Can a Constraint Be Beautiful? Some Thoughts for Leaders

We are in a season of constraint. As a pastor, we are constrained from gathering physically. We are constrained from using all the resources the Lord has given us – from the facility to the events we have had to cancel. We are constrained from lunch meetings where development conversations occur, from face-to-face counseling appointments, from weddings and funerals, and from so much more.

Asking if these constraints can be beautiful can seem shocking or even offensive. For some of us, me included, much of what we have known about the organization (or churches) we serve has been completely altered.

The phrase “beautiful constraint” comes from a book with that title authored by Adam Morgan and Mark Barden. In the book, they identify four types of constraints:

  • Foundational constraints: limited in something foundational to the organization’s mission or success
  • Resource constraints: limited in an important resource such as funding
  • Time constraints: limited in the amount of time to accomplish something
  • Method constraints: limited by having to do something in a certain way

Leaders and organizations have made their constraints beautiful. Zappos took a foundational constraint of not being able to try on shoes before purchasing and turned it into amazing customer service. When Southwest Airlines experienced a resource constraint of having one less plane of four planes (a 25% loss), they innovated on a dramatic ten-minute turnaround time to continue to carry the same number of passengers — which altered the whole future of the company. Constraints can make us more creative and more effective. Constraints can be fertile ground for innovation and new opportunities.

We are in a moment where multiple constraints have converged on organizations and their leaders. In seemingly one moment, all four of those constraints converged on ministry leaders. Gathering is foundational, even theological, to who we are. Resources are a challenge because people often give when they gather. We have limited time to respond to the crisis and many of our methods are unable to be utilized in this season.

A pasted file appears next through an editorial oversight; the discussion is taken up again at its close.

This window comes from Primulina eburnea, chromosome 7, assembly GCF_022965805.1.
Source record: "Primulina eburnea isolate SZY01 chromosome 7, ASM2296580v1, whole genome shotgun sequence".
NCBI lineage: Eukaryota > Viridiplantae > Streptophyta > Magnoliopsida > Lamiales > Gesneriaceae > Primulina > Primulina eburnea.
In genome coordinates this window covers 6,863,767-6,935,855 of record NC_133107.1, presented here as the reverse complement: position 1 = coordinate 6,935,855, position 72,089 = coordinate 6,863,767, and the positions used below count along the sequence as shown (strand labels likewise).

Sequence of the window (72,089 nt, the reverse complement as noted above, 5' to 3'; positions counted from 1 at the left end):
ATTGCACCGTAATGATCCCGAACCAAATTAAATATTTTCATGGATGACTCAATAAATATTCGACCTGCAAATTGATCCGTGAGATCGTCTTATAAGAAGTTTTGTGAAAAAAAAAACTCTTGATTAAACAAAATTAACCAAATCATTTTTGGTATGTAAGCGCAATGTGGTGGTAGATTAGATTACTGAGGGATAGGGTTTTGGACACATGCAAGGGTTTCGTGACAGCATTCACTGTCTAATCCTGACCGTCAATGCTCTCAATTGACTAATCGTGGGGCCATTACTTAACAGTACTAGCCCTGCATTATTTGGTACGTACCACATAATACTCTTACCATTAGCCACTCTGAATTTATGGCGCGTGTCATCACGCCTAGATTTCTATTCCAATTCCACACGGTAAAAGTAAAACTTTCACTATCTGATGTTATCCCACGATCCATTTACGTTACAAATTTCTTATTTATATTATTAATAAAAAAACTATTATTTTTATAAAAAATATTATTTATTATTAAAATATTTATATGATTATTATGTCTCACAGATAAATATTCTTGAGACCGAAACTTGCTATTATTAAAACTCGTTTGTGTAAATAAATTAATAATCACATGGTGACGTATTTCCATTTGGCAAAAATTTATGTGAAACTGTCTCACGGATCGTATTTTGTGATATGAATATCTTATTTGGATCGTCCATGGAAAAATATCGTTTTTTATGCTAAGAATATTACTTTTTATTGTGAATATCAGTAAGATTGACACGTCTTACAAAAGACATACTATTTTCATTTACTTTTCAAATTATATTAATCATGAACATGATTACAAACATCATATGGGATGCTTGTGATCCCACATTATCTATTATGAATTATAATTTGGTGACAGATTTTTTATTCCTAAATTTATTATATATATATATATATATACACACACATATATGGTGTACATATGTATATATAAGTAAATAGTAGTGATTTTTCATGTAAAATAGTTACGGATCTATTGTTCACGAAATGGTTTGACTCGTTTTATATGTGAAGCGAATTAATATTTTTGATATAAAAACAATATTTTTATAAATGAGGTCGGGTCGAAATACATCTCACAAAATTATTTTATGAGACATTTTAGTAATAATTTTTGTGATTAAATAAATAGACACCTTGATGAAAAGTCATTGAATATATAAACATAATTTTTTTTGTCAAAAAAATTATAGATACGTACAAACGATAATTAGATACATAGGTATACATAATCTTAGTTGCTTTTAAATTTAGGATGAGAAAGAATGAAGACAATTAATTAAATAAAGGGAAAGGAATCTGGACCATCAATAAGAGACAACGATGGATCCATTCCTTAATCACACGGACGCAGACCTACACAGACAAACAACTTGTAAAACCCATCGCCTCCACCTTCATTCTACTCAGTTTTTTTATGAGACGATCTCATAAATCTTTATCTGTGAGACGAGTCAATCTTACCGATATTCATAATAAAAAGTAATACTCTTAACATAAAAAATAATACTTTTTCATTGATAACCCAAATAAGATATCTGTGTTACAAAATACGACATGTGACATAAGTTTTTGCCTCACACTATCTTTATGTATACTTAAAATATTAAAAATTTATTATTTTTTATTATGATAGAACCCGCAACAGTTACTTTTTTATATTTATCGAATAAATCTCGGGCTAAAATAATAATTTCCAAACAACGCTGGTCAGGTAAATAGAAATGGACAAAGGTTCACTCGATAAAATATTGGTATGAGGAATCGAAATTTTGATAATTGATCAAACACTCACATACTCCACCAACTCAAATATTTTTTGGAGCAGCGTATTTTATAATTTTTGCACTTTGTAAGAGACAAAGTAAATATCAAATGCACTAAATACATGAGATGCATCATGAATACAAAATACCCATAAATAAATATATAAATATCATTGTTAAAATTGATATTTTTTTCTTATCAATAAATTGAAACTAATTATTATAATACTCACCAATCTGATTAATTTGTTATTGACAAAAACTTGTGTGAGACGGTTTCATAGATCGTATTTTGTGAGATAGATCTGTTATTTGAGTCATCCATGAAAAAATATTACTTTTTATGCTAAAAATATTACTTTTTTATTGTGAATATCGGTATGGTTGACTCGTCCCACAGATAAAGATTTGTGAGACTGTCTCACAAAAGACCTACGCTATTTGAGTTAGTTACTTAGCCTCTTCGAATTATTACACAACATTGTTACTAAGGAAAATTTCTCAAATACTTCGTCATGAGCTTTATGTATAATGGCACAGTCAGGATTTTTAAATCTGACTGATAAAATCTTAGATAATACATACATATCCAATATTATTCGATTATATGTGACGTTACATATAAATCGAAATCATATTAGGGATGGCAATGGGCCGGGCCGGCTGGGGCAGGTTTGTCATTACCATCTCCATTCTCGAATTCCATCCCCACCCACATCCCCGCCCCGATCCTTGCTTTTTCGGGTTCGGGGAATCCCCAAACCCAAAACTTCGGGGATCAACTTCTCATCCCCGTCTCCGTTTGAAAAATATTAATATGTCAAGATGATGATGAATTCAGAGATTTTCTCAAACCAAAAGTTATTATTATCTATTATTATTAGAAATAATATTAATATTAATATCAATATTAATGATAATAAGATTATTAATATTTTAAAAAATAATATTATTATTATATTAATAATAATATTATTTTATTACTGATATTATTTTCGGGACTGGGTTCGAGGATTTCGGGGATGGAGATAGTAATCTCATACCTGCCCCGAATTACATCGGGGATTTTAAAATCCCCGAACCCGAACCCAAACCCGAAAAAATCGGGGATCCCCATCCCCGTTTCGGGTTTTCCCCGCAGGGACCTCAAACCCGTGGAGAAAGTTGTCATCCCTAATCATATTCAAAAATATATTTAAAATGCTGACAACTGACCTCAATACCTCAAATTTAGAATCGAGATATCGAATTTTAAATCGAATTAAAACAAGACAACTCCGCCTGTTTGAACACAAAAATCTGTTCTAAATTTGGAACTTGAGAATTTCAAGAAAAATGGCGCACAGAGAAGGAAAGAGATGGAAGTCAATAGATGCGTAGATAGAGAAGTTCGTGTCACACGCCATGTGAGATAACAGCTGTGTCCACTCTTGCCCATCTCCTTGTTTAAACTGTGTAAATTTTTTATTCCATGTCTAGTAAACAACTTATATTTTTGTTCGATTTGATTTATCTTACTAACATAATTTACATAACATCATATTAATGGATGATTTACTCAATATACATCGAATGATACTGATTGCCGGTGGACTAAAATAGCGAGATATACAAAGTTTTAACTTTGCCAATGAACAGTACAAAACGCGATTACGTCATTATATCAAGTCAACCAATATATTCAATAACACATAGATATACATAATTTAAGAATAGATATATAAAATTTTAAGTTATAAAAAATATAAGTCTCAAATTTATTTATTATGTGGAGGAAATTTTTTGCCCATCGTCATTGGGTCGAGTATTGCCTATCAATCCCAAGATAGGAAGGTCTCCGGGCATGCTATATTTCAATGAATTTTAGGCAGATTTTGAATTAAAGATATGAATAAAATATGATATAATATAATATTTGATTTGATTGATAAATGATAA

What type of leader can view constraints as beautiful and maximize those constraints for greater effectiveness? In their A Beautiful Constraint book, Morgan and Barden confess that their hypothesis initially was that there are three types of people:

  • Victim: Someone who lowers their ambition when faced with a constraint
  • Neutralizer: Someone who refuses to lower ambition, and finds another way.
  • Transformer: Someone who uses the constraint as an opportunity.

Their research and experience convinced them that these are stages and not types of people. When faced with a constraint, we can progress from victim to neutralizer to transformer.

  • When we are in the victim stage, we deny the constraint or lower our ambition.
  • When we are in the neutralizing stage, we work around our constraints.
  • When we are in the transformer stage, we use the constraint to prompt different and potentially breakthrough approaches and solutions.

As leaders, we must move as quickly as we can to the transformer stage. We must believe that there are great moments in the midst of the constraint. We must be learners in this season. And we must be committed to our mission so much that we are compelled to make the best use of everything.

The phrase “best use of everything” comes from Dietrich Bonhoeffer. He wrote, “I believe that God can and will bring good out of evil, even out of the greatest evil. For that purpose, he needs men who make the best use of everything.” While Bonhoeffer was constrained in prison, he wrote theology, encouraging letters, and shared the gospel with guards. He took the constraint and “made the best use of everything.” May we as well.